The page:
Blog Post

August 25, 2020 - Updates for Members

Tag(s): #BoardofDirectors #Educational #Maintenance

The Ignored Asset – Your Roof


One of the largest capital expenses in the Reserve Fund Study for condominium corporations is the inevitable replacement of the roof system.  Shingle roofs (sloped) or flat roofs (low-slope) eventually require replacement, and the timeline for this process varies greatly between properties.  The two main factors that determine this timeline are generally the quality of the original installation, and the quality of roofing products installed.  The location of the condominium plays a factor in life expectancy as well as the climate (temperature variations), the environment (trees, pollution, wind), and the roof traffic from mechanical contractors, telecommunications contractors or residents. 

Unfortunately, at many condominiums (like most organizations) the roof is only discussed when there is a leak and what the costs were to repair it.  The phrase ‘roof system’ is also heard when the Reserve Fund Study is reviewed.  However, this is based on an average life expectancy, not necessarily a thorough evaluation of the roof systems, and what is required to meet those life expectations at the specific condominium in question.  Unlike the other major assets of buildings such as the elevators, the mechanical systems, the parking lots or even the landscaping, the roof is rarely discussed when it comes to maintaining it.  Maintenance programs are very common for most parts of the condominium building or complex, but very rare when it comes to the roof itself.  However, the cost-benefit analysis is the same, and establishing some form of roof maintenance program generally provides a positive net result.

Why Maintenance?

So why should this way of thinking be changed?  Why should the condominium board or property manager consider establishing a Preventative Roof Maintenance Agreement with a qualified and reputable roofing contractor?  Like every other building or multi-dwelling asset, regular maintenance may prevent problems (roof leaks in this case), and potentially prolong the life of the asset (the roof system).  The expense of reactively repairing roof leaks and resulting damages far exceeds the cost of regular proactive maintenance on a roof system.  The delay of the capital expense of replacing the roof by even a year or two is of significant benefit to the balance sheet of the corporation, and importantly, the unit owners.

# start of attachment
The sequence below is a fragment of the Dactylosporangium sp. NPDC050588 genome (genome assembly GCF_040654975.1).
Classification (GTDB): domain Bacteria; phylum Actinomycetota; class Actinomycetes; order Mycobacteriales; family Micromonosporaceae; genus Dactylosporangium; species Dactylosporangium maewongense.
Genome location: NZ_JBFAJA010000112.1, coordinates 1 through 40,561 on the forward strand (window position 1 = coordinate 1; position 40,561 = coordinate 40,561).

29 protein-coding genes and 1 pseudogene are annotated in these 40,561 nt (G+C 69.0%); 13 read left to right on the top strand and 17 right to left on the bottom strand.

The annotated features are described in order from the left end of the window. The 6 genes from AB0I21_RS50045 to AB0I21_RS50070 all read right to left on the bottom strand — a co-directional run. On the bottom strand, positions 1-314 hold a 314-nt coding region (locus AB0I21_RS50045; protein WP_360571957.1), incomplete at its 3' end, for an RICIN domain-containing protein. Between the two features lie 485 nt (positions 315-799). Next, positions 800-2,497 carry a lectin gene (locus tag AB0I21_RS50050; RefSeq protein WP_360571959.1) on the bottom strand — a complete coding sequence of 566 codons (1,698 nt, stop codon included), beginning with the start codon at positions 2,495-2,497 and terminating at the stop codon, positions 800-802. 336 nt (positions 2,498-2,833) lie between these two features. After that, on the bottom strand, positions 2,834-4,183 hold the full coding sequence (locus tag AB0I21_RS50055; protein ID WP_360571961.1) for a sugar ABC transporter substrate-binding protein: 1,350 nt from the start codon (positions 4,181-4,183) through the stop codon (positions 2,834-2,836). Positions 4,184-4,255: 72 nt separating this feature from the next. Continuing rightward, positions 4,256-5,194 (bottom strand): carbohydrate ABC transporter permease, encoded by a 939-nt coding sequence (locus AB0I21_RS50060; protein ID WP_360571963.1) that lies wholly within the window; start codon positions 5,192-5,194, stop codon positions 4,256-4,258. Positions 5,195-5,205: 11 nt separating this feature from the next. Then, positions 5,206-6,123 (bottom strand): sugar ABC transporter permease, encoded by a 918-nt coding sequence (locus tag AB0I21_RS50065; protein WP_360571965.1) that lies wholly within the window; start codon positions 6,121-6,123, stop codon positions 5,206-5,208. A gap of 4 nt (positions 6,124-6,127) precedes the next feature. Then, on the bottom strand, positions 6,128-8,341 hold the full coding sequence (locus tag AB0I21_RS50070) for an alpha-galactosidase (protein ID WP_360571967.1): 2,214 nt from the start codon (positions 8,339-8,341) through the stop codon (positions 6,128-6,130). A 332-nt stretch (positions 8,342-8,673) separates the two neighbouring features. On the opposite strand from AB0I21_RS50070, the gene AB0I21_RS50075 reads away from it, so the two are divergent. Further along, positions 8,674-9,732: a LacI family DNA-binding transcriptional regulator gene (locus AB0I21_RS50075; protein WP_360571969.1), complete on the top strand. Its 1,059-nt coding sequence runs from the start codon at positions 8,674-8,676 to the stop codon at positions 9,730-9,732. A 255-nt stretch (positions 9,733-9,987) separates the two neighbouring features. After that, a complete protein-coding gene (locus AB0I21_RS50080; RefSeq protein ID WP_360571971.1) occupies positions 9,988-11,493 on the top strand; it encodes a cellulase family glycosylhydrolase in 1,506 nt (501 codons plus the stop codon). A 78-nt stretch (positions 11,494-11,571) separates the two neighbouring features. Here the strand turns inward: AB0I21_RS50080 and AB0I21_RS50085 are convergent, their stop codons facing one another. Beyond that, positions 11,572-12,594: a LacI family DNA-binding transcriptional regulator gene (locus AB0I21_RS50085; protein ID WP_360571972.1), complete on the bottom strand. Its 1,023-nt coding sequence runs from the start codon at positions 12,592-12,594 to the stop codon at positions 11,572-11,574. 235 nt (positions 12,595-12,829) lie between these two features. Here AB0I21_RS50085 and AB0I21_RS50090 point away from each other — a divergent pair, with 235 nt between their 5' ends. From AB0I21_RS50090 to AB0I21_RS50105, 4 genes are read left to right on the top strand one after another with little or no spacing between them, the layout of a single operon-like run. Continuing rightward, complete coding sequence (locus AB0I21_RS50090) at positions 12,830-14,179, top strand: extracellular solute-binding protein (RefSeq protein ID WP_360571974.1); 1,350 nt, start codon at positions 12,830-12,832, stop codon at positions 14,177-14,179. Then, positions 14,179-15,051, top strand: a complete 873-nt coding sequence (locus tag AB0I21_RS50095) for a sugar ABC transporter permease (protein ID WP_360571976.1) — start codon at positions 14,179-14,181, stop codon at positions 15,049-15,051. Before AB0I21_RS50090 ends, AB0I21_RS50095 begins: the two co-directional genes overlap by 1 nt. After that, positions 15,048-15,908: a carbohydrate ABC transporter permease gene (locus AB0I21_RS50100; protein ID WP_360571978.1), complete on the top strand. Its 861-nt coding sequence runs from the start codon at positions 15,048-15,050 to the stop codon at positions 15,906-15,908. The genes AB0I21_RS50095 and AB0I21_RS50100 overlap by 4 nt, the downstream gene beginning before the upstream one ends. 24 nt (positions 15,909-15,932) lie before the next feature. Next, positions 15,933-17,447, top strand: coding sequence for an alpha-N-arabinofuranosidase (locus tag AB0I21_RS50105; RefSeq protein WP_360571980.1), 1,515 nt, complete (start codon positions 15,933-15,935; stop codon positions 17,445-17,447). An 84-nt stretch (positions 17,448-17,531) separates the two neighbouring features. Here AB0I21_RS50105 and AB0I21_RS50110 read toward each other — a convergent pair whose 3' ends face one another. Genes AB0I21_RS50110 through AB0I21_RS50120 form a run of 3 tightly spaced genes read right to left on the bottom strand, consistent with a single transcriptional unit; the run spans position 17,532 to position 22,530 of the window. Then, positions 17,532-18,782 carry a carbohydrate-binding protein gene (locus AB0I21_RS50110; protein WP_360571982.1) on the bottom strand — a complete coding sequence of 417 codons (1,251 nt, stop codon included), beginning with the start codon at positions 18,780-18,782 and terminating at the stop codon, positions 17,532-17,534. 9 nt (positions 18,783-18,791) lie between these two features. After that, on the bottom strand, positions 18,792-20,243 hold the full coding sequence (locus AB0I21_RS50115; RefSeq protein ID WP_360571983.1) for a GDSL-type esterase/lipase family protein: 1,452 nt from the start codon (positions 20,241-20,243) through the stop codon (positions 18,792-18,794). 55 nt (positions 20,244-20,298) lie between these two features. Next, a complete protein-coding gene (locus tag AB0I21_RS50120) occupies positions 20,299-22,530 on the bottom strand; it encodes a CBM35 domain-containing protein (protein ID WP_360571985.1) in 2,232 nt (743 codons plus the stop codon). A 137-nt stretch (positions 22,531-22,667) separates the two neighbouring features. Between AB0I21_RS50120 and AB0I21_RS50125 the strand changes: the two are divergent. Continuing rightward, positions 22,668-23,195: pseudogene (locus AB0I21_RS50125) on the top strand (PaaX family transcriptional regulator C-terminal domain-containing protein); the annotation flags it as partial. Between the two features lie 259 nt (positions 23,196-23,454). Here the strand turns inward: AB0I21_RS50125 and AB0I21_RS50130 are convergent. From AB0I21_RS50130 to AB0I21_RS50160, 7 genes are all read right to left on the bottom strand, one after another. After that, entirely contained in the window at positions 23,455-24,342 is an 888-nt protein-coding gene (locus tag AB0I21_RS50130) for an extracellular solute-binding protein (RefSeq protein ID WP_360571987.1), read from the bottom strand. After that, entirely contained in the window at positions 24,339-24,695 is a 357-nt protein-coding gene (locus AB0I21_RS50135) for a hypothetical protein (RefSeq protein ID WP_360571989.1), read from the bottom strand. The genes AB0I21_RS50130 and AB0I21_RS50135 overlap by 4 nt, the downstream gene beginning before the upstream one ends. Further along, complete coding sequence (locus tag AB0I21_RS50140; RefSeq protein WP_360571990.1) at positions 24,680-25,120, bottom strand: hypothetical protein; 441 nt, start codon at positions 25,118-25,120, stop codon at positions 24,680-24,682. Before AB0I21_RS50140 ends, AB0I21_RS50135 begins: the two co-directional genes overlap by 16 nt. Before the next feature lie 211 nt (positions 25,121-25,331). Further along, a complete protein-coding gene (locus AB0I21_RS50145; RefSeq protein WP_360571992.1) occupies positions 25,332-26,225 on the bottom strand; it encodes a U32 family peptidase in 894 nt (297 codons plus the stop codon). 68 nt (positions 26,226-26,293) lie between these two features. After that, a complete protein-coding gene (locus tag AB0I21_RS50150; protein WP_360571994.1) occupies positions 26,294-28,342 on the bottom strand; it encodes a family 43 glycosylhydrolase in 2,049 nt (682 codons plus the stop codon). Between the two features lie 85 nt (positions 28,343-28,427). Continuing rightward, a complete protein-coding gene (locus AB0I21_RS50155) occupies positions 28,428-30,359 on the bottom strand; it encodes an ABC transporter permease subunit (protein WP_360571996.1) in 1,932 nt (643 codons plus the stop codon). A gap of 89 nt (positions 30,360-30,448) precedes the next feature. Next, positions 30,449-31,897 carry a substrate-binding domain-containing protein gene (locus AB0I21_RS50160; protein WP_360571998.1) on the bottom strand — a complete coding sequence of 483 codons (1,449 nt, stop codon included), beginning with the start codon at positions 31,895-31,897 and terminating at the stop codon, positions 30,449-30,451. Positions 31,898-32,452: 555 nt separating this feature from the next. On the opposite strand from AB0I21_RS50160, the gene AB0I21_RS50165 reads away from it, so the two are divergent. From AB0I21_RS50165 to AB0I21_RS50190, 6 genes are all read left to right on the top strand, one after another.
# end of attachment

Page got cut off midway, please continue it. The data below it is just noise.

What is a ‘Maintenance Program’ on a Roof?

A typical maintenance program involves an annual, or bi-annual, visit to the condominium site.  Debris is cleared from the roof and drain areas to prevent clogging of the drainage system.  Sealants are checked on roof penetrations and upgraded as required so deteriorated caulking issues do not cause a leak.  Metal components are reviewed and minor repairs such as fastener replacement completed.  Even on shingle roofs, the clearing of trough debris can eliminate issues in the winter from snow and ice accumulation.  The roof area(s) should always be inspected during a maintenance visit.  Items such as deteriorated flashing membranes, blisters or ridges in the roof system or missing metal components are itemized and reported back to the property manager.  Early identification leads to early repair, and a reduction in problems.  It is this process that helps to limit the number of ‘unexpected’ issues inside owners' units, allowing the condominium corporation to repair them in a cost-effective manner, and reduced headaches for property managers.

Will My Roof Last Forever with Maintenance?

Much like ourselves, perfect maintenance does not lead to immortality. Every roof does eventually break down and will require replacement. However, by implementing a maintenance program on a roof system, the condominium corporation has provided itself the best opportunity to maximize the life of the roof system, and minimize the disruptions caused by it as it does approach the end of its natural life cycle.  It is time to stop ignoring the asset known as ‘the roof’, and time to start maintaining it. 




Bryce McCandless is currently the Director of Business Operations, Western Ontario for Semple Gooder Roofing Corporation, one of the largest commercial roofing firms in Ontario. He has been actively involved with CCI members for several years.

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